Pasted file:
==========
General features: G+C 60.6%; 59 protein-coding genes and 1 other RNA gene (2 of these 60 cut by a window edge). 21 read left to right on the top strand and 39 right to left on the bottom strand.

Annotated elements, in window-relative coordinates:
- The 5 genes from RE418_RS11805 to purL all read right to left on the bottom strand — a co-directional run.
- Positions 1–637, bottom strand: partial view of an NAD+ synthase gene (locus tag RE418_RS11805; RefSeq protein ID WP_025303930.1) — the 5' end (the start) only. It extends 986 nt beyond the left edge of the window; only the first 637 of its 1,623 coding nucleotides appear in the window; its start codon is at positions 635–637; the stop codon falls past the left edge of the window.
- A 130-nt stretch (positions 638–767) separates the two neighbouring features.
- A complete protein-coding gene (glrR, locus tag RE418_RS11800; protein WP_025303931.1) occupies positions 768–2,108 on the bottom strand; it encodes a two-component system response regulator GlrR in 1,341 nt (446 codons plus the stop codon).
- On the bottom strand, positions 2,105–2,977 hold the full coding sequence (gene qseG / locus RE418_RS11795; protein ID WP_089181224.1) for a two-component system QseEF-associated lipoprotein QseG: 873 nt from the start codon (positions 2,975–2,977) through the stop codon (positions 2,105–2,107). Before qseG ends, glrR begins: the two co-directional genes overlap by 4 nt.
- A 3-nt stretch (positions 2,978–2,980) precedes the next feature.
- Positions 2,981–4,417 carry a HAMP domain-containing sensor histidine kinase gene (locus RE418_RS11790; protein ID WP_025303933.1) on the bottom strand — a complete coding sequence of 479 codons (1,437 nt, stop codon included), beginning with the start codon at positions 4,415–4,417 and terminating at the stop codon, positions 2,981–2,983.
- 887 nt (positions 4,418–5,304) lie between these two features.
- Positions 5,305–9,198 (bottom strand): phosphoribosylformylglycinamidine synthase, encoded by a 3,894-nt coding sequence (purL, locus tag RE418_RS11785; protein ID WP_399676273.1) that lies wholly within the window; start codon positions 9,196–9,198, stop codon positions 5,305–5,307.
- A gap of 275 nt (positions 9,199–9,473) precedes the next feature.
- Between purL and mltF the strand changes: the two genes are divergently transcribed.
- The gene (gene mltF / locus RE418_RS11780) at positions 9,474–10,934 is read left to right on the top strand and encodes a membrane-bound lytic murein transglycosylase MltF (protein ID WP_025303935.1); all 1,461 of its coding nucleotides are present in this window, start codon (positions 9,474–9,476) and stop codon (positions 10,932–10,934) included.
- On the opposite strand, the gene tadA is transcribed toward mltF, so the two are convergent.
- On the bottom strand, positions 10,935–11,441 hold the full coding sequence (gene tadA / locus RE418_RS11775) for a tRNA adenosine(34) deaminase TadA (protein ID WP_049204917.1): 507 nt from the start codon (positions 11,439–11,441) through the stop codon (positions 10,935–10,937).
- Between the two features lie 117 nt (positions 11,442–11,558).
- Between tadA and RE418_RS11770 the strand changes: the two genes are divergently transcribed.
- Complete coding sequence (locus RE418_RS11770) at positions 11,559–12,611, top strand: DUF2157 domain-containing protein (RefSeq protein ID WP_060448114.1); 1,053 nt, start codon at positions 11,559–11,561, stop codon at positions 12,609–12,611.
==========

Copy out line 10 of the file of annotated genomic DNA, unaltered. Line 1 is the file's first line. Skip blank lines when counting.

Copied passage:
- 887 nt (positions 4,418–5,304) lie between these two features.